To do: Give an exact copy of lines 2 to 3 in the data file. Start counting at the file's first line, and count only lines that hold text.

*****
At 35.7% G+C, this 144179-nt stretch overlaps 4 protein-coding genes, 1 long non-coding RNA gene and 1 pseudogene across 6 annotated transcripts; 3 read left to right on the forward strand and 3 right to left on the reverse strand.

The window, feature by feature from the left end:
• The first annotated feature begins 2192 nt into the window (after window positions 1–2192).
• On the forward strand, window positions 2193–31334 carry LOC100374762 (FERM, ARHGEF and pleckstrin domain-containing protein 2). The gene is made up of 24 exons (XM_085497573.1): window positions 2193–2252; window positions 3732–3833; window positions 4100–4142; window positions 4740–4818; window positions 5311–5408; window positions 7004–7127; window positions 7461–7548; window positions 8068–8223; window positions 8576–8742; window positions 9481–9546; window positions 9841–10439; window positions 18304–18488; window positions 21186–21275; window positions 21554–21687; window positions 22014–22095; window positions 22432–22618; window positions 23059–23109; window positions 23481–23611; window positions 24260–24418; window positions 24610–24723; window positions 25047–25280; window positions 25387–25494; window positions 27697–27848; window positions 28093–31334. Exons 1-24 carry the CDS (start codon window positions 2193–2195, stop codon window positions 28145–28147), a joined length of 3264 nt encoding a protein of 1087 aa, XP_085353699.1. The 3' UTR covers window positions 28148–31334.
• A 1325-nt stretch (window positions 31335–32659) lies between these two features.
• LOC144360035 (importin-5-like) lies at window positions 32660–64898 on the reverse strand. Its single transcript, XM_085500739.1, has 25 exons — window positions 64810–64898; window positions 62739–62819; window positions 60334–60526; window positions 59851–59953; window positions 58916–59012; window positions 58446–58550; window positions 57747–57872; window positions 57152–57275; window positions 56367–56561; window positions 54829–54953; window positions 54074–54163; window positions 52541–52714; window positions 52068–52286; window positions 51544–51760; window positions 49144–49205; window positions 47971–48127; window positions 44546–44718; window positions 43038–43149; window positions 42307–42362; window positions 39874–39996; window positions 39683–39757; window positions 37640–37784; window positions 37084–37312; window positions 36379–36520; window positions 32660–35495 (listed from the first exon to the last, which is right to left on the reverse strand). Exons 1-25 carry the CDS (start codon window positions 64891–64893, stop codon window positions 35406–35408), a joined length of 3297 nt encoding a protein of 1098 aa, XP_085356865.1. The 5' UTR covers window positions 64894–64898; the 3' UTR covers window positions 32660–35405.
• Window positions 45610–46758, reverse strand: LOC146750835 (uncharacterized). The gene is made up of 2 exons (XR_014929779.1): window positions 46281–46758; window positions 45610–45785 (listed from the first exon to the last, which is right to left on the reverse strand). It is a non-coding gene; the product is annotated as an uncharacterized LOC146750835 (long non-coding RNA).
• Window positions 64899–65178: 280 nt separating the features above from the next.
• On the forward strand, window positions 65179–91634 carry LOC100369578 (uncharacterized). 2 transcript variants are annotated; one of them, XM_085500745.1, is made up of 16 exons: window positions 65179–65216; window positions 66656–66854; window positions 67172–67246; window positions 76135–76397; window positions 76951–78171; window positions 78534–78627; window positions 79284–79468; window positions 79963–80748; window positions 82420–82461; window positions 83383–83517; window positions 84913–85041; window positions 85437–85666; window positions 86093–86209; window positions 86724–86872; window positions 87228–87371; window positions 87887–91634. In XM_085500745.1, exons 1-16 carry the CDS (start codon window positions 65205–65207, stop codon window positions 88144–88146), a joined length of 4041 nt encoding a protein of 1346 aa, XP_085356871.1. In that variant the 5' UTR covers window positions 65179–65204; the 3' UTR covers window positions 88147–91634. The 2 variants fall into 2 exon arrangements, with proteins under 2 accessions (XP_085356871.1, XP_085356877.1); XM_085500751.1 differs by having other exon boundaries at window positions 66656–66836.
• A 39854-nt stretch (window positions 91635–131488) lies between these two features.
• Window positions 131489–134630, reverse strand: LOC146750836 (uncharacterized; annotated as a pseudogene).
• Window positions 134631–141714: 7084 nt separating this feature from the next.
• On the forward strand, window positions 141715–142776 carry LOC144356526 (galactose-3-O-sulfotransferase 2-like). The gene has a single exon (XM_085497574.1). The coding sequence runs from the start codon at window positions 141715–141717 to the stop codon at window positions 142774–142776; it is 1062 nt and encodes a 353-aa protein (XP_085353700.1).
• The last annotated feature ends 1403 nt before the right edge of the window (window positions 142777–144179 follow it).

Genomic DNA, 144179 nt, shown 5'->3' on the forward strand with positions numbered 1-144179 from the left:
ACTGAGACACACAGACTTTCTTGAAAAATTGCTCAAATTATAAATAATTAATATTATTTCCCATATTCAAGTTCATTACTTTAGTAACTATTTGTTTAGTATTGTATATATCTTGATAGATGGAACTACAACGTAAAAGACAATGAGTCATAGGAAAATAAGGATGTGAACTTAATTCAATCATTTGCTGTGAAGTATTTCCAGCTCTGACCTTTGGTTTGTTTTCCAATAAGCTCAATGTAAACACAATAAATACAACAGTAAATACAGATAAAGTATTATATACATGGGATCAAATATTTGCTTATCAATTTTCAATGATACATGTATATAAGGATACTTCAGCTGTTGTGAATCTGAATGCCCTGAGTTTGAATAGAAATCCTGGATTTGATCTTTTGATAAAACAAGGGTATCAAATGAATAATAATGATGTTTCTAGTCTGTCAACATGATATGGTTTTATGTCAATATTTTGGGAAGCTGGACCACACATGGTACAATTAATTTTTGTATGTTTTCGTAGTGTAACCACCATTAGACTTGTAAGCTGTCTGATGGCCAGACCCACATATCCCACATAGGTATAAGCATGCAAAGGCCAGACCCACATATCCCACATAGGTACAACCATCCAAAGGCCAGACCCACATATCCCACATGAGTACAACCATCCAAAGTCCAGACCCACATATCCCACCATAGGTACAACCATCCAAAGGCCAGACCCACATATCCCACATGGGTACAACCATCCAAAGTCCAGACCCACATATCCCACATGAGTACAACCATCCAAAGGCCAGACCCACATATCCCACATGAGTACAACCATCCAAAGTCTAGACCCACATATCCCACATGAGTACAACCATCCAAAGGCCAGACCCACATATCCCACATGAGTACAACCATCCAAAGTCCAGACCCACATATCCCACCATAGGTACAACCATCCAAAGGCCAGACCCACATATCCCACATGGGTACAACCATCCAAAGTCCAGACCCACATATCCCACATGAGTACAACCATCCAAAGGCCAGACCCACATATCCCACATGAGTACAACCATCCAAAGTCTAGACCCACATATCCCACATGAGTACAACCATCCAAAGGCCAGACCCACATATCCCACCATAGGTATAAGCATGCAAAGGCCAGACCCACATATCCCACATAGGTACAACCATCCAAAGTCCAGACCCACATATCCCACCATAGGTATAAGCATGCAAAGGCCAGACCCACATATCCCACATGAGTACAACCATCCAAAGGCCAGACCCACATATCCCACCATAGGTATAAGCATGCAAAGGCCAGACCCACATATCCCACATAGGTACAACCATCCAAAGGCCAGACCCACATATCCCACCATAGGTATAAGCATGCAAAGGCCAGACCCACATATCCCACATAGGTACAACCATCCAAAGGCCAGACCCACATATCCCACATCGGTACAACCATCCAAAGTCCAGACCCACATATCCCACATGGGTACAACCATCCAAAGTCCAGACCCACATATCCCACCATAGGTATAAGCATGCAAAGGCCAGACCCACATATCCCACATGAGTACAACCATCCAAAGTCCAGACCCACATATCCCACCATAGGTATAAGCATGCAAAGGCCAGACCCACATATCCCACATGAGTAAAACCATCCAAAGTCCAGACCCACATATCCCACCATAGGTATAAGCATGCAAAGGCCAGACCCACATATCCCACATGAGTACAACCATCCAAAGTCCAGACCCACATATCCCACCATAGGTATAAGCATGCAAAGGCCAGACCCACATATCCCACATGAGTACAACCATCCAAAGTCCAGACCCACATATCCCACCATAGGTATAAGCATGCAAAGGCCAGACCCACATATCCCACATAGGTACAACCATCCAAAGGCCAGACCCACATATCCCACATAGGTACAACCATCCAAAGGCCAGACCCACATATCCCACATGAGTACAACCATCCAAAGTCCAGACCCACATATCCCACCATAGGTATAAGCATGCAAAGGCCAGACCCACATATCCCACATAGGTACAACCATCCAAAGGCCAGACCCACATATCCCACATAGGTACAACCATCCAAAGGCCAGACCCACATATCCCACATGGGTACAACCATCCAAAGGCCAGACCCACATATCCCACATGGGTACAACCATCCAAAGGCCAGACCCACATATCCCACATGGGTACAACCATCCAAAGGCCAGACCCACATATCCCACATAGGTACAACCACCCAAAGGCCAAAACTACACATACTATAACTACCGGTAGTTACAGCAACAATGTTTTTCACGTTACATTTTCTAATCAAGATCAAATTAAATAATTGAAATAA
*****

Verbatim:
The window, feature by feature from the left end:
• The first annotated feature begins 2192 nt into the window (after window positions 1–2192).